and for the precious things of the lasting hills; which will endure as long as the world, the same as before in other words; and which precious things may be emblems of the spiritual blessings of grace, provided in an everlasting covenant, and given to Christ for his people before the world began, or any mountains and hills were formed, and which are as lasting and as immovable as they are; see Proverbs 8:22, Isaiah 54:10.

And for the chief things of the ancient mountains, and for the precious things of the lasting hills,
15. deliver] i.e. under arrest; cp. Joshua 20:5 (deut.), 1 Samuel 23:11 f.

a servant] slave or bondman, as elsewhere, e.g. Deuteronomy 5:14.

15. chief things] Heb. rôsh (collect.) tops or rather headlands, see on Deuteronomy 3:27 and small print under Deuteronomy 12:2. Some conjecture reshîth the best (fruit) of the hills. Cp. Deuteronomy 32:13 increase of the mountains.

15, 16 (16, 17). Of a Runaway Slave. If such escape to thee—apparently Israel as a whole (cp. Deuteronomy 5:16), and therefore the slave, though not necessarily a Hebrew slave1[145] (Marti), is one who has escaped from a foreign master—thou shalt not send him back, he shall dwell with thee, where he chooses and unoppressed.—Peculiar to D. That slaves sometimes fled abroad is seen from the flight of Shimei’s to Achish of Gath, who gave them back, apparently as a matter of course (1 Kings 2:39). If this was the usual practice D’s law marks a humane advance upon it. For slaves who flee from native owners no Hebrew laws are extant. On slavery see further on Deuteronomy 15:12 ff.

[145] Had this been so it would have been stated as in Deuteronomy 15:12.

Ḫammurabi decrees that he who induces a slave to flee or harbours the runaway shall die (§§ 15 f., 19) and that runaways shall be restored (§§ 18, 20), the reward for each being two silver shekels (§ 17). The slaves of Arabs seldom run away. If one is harshly treated and escapes, he is sheltered by another man of the tribe till his owner promises to treat him better (Musil, Ethn. Ber. 225).

15–25 (16–26). Five Laws—Various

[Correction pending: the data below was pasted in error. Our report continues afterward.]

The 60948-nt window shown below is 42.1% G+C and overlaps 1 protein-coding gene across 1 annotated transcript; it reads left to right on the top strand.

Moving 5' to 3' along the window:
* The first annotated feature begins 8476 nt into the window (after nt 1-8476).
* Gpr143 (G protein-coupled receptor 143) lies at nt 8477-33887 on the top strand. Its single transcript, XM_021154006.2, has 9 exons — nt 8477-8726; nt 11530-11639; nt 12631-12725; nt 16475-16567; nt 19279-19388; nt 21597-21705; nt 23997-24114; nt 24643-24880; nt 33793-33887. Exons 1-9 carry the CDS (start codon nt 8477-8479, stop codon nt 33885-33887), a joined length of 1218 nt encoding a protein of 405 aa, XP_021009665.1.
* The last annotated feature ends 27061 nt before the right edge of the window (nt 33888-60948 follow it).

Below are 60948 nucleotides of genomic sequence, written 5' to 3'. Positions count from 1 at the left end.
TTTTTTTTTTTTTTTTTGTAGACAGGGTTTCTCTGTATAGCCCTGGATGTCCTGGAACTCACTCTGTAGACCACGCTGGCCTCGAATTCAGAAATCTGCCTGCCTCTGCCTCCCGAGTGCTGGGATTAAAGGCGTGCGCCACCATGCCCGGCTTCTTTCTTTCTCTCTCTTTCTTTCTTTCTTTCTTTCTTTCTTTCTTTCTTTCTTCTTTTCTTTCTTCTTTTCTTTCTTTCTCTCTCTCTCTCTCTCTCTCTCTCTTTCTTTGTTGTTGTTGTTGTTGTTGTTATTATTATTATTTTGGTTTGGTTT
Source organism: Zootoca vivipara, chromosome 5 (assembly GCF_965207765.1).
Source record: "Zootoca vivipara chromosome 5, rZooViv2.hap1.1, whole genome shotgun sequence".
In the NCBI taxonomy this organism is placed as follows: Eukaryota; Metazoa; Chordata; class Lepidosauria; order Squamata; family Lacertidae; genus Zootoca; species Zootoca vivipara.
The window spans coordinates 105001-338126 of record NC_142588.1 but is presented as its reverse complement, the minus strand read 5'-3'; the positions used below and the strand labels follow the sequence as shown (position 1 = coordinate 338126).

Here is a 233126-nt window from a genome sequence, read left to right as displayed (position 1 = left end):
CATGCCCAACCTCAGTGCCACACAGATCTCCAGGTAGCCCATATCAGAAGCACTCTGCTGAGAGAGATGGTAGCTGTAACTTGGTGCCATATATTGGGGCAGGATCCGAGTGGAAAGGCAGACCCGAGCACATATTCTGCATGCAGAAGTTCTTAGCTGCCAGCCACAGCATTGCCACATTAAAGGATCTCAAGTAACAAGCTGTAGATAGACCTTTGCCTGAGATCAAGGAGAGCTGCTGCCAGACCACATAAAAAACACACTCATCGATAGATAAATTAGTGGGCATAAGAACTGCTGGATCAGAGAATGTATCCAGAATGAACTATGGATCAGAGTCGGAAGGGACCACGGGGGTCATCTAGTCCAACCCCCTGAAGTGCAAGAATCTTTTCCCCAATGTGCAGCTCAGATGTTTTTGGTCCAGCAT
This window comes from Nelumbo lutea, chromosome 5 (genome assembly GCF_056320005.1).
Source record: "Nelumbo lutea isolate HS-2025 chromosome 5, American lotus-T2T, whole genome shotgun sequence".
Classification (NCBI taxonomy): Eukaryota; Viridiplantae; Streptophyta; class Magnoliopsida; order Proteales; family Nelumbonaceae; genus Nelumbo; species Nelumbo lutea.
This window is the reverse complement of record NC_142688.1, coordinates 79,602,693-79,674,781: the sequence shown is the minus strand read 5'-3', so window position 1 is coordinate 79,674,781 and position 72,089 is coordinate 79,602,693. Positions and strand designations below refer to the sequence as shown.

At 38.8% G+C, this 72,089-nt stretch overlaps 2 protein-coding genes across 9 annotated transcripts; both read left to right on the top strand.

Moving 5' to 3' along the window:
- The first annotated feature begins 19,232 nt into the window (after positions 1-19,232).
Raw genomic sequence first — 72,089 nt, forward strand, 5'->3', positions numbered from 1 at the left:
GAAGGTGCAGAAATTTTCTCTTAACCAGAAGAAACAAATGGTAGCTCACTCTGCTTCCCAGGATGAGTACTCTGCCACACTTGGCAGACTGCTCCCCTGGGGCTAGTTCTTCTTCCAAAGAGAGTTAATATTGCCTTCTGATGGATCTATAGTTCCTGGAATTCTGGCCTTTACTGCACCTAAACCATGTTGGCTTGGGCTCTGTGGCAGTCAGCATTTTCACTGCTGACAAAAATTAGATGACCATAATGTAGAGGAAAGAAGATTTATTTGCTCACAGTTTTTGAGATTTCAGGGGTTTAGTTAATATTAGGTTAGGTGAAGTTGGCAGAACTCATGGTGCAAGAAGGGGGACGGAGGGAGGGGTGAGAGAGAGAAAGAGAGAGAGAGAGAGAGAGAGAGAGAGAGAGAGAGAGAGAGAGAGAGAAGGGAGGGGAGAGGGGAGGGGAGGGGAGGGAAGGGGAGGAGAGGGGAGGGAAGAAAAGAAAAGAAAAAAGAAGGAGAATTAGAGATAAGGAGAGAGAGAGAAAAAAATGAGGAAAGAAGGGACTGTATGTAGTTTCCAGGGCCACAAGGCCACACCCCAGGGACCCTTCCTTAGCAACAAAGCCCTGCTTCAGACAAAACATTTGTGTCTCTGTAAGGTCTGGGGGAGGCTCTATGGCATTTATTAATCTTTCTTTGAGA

The subjects of these are not related. As to form, all are in the Sg. address (Steuern.’s reasons for dividing them between his Sg. and Pl. authors are again inconclusive); and the first three (Deuteronomy 33:15-20) have negative openings similar to those of the group in Deuteronomy 33:1-8 (from which they are abruptly separated by Deuteronomy 33:9-14). In D or D’s source they may have originally followed that group, in the feeling that as all three treat of relations with foreigners or foreign practices they had affinity with it. Steuern. thinks that Deuteronomy 33:15 f. fit Deuteronomy 22:8 in the code of his Sg. author. In addition to the negative openings there are possibly some cue-words. Escaped in Deuteronomy 33:15 is the same Heb. vb (but passive) as deliver in Deuteronomy 33:14; and vow in Deuteronomy 33:18 is soon followed by vows in Deuteronomy 33:21-23.In these temptations Levi had proved itself "a holy one," although in the latter Moses and Aaron stumbled, since the Levites had risen up in defence of the honour of the Lord and had kept His covenant, even with the denial of father, mother, brethren, and children (Matthew 10:37; Matthew 19:29). The words, "who says to his father," etc., relate to the event narrated in Exodus 32:26-29, where the Levites draw their swords against the Israelites their brethren, at the command of Moses, after the worship of the golden calf, and execute judgment upon the nation without respect of person. To this we may add Numbers 25:8, where Phinehas interposes with his sword in defence of the honour of the Lord against the shameless prostitution with the daughters of Moab. On these occasions the Levites manifested the spirit which Moses predicates here of all the tribe. By the interposition at Sinai especially, they devoted themselves with such self-denial to the service of the Lord, that the dignity of the priesthood was conferred upon their tribe in consequence. - In Deuteronomy 33:10 and Deuteronomy 33:11, Moses celebrates this vocation: "They will teach Jacob Thy rights, and Israel Thy law; bring incense to Thy nose, and whole-offering upon Thine altar. Bless, Lord, his strength, and let the work of his hands be well-pleasing to Thee: smite his adversaries and his haters upon the hips, that they may not rise!" The tribe of Levi had received the high and glorious calling to instruct Israel in the rights and commandments of God (Leviticus 10:11), and to present the sacrifices of the people to the Lord, viz., incense in the holy place, whole-offering in the court. "Whole-offering," a term applied to the burnt-offering, which is mentioned instar omnium as being the leading sacrifice. The priests alone were actually entrusted with the instruction of the people in the law and the sacrificial worship; but as the rest of the Levites were given them as assistants in their service, this service might very properly be ascribed to the whole tribe; and no greater blessing could be desired for it than that the Lord should give them power to discharge the duties of their office, should accept their service with favour, and make their opponents powerless. The enemies and haters of Levi were not only envious persons, like Korah and his company (Numbers 16:1), but all opponents of the priests and Levites. The loins are the seat of strength (Psalm 69:24; Job 40:16; Job 31:1; 17). This is the only place in which מן is used before a finite verb, whereas it often stands before the infinitive (e.g., Genesis 27:1; Genesis 31:29).